diary · family · History

Nan’s Diary: Evacuation – billet #1

As well as my own diary of 1990, before she died, my nan wrote a memoir called ‘A Life Worth Living’, detailing her life up to her 70th birthday. It’s full of all the things you wish you’d questioned loved ones on before they are no longer here to ask.

I’ve leafed back through it over the last few days as we experience lockdown in the UK, to see what was happening to her during this period in 1940. She was 15, turning 16 in 1940 and had been evacuated from London when the war started in 1939. I will let her take over now:

‘My brother was eleven and a half years old, and he was evacuated with me. All the children were responsible for younger brothers and sisters, it must have been awful for even younger people than myself to have such responsibility, it was bad enough at fifteen. What it was like for them, I just can’t imagine.

As well as basic garments, we had identity labels tied on through button holes on our coats, as well as gas masks in cardboard boxes suspended across our shoulders with thick string. I can’t remember much about the journey – we went to Dorking in Surrey – but I remember everyone getting into the train very subdued, and I can feel now that feeling of hopelessness and the lead weight feeling in my stomach.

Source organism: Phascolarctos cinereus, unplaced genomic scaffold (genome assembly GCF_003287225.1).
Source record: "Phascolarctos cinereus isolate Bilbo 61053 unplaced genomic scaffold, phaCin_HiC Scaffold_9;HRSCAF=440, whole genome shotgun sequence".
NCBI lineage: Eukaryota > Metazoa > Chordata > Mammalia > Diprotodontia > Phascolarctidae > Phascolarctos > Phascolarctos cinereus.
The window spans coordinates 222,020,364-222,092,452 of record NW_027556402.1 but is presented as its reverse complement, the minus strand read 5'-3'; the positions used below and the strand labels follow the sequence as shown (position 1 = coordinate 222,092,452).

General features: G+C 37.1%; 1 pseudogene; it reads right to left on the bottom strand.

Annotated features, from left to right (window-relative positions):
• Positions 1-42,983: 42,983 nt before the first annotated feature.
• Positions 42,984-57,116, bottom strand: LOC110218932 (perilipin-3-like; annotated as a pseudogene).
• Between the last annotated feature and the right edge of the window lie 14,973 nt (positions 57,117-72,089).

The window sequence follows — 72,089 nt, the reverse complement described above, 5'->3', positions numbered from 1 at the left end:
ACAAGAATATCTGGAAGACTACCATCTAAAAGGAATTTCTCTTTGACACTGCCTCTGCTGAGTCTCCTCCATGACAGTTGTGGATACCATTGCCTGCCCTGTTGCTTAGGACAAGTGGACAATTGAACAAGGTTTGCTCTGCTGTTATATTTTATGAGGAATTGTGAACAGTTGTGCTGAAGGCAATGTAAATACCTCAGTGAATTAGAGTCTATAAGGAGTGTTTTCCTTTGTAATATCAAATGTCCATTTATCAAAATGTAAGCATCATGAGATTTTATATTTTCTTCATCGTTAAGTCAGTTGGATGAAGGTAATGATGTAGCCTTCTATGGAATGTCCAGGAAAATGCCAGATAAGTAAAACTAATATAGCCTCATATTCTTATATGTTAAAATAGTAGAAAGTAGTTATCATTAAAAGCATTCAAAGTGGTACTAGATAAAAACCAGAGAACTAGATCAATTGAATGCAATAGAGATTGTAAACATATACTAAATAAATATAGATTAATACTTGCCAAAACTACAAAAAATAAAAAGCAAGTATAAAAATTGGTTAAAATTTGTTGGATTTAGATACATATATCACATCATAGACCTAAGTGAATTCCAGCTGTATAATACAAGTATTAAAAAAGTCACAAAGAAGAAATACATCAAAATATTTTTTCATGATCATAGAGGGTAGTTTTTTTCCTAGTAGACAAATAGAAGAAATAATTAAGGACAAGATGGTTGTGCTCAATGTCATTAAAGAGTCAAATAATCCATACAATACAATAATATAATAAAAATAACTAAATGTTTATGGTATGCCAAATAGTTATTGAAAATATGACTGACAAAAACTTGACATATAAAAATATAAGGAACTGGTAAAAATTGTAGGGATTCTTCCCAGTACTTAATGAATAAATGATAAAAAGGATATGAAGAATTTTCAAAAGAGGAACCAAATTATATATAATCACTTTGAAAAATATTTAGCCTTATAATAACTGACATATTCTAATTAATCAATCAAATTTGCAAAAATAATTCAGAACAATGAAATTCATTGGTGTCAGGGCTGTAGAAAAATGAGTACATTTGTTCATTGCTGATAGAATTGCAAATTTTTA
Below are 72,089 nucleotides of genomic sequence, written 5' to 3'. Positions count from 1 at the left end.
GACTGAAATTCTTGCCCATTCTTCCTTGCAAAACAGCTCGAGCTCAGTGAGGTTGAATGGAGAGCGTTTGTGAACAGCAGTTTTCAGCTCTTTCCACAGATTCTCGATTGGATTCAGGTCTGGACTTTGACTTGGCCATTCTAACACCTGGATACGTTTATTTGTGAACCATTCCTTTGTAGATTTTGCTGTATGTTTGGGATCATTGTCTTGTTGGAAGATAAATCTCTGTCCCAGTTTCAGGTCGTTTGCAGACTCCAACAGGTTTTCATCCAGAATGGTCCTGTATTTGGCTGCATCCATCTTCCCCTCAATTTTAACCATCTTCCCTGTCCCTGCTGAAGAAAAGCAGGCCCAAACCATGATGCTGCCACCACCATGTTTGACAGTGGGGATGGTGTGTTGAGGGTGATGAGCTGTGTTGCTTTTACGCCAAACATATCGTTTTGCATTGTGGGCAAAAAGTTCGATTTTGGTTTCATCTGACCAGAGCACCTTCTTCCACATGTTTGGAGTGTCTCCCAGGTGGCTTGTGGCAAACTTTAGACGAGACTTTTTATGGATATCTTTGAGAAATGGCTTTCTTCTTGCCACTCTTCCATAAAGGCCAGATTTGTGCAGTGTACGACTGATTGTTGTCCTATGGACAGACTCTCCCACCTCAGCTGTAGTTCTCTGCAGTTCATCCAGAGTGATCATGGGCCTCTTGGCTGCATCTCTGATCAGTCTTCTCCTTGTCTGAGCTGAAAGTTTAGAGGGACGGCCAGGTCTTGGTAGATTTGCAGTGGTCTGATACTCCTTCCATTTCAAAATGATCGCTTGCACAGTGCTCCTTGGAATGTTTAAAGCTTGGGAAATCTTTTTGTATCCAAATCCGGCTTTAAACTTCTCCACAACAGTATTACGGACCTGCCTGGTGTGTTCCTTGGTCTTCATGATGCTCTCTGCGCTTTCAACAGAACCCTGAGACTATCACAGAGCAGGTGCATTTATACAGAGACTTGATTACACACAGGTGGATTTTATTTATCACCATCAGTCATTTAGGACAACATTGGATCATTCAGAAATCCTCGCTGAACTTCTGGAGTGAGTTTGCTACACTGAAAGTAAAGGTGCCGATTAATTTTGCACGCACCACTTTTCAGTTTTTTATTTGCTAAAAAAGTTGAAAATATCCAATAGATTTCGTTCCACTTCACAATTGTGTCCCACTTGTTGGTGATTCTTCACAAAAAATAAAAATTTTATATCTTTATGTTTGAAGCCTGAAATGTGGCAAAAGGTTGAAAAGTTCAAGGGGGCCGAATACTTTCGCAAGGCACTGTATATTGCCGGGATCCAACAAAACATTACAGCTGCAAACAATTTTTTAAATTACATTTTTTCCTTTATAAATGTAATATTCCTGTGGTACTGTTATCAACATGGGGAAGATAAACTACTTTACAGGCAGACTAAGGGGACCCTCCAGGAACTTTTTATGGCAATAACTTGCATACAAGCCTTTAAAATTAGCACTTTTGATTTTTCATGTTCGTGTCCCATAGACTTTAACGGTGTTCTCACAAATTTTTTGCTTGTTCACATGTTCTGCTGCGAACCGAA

We went first to Headley Manor, between Dorking and Leatherhead. There were eight of us billeted there in a sort of manor house, which we though was very comfortable, and the girls and boys were separated into two dormitories at the top of the house. We had been used to separate bedrooms as home so it was a bit odd to share a room with several other people.

The lady of the house, a Mrs Crookenden, I think, was very kind and did all sorts of things to make us comfortable. She was Sir Laurence Olivier’s aunt, and I remember that one day he came to visit her with his then wife Jill Esmond, who was his first wife (they had a son called Tarquin), but at that time he was on the point of divorcing her and going off with Vivien Leigh, who he was seeing quite a lot of in those days; he married her in 1940 (I think).’

After about six weeks, my nan had to pack up and move on somewhere else in Dorking so that school arrangements could be made, leaving tales of Hollywood stars behind her.


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